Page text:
Page last updated at 14:16 GMT, Friday, 17 December 2010
Bittern seen in Tenbury Wells, Worcestershire
The RSPB say there are only around 75 male Bitterns in the UK

A bittern, one of the rarest birds in this country, has been seen in Worcestershire.

The Royal Society for the Protection of Birds estimate that there are only between 50 and 150 bitterns wintering in the UK.

The lone bittern has been living and feeding on the River Teme, at Tenbury Wells, since 7 December.

Danny Arnold, from the Teme Valley Wildlife Trust said: "I'm sure I won't see this again in my lifetime."

The bittern is part of the Heron family, and the main population is found in the reed beds of East Anglia.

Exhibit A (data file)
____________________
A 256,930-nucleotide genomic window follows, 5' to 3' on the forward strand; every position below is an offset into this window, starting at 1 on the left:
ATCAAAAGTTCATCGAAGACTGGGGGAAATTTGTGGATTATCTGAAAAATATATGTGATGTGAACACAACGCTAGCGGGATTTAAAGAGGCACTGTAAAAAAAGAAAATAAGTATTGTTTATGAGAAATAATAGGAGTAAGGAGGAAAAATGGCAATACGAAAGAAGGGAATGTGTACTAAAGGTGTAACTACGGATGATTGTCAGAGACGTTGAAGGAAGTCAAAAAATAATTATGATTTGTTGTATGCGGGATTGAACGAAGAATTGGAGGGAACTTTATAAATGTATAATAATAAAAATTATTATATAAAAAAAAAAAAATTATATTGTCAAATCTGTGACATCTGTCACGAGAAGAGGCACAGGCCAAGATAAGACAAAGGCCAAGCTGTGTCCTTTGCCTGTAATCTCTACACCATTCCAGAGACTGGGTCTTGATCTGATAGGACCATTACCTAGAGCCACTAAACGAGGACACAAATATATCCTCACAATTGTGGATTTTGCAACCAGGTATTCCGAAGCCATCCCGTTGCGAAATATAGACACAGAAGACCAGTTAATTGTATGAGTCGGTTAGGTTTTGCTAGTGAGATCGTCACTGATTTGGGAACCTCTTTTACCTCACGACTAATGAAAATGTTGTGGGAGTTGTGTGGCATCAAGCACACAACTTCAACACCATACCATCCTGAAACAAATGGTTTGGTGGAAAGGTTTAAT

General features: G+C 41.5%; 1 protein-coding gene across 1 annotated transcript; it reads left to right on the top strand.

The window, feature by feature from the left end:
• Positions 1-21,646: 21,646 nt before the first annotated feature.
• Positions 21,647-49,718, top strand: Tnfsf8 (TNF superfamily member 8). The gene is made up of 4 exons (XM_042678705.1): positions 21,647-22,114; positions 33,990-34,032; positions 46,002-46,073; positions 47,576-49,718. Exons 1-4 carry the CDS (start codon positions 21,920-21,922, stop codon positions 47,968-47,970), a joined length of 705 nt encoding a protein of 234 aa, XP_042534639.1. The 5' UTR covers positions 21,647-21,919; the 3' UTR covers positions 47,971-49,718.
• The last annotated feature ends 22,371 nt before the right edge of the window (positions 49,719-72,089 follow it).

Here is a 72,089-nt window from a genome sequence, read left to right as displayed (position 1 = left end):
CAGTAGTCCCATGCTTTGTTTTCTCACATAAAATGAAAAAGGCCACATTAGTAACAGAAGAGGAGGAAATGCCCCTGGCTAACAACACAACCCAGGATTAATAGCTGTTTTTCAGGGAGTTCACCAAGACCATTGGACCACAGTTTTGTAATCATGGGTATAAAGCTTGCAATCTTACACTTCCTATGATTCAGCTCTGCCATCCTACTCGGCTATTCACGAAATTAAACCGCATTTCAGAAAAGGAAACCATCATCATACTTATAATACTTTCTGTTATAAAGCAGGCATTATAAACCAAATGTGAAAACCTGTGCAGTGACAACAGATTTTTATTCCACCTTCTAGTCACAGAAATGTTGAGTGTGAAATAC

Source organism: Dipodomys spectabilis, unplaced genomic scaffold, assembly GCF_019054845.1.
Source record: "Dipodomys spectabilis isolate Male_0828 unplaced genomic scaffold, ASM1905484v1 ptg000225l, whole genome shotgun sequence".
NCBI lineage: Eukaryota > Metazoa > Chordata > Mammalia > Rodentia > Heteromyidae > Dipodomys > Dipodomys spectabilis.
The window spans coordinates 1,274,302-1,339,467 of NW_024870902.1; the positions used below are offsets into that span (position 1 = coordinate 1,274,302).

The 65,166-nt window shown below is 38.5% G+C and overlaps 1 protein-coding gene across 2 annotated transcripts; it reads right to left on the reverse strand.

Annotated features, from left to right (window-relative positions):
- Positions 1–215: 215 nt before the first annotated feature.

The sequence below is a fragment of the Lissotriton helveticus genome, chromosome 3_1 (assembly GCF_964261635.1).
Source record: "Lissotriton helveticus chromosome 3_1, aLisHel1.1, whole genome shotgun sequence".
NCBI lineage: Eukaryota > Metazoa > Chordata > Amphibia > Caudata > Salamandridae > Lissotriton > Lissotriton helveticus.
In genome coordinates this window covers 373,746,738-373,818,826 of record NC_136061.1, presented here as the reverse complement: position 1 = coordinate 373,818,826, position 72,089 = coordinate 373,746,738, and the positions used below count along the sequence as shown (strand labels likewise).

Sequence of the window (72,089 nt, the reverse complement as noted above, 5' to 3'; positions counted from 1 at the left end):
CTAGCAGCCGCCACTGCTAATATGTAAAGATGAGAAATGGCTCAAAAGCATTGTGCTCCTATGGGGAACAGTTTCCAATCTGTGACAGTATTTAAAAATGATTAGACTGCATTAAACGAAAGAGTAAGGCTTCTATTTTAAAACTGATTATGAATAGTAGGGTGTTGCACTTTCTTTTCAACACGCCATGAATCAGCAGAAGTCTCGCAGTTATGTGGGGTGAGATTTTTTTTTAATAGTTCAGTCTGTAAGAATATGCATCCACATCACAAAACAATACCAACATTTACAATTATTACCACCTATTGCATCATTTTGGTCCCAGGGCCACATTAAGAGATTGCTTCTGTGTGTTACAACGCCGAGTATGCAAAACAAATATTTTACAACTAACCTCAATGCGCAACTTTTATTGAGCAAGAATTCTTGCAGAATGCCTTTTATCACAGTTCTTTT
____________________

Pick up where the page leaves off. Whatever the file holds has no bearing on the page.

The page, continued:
The male Bittern has a distinctive booming call

This habitat, and the small number of birds, means that sightings are extremely rare.

Danny Arnold believes the lone bittern may have come to the area with other migrating birds, like the waxwings that have come to Worcestershire recently.

He says there have been many sighting of the bittern, which is feeding on the Shropshire side of the River Teme, and using the small islands that are near the main river bridge in Tenbury Wells.

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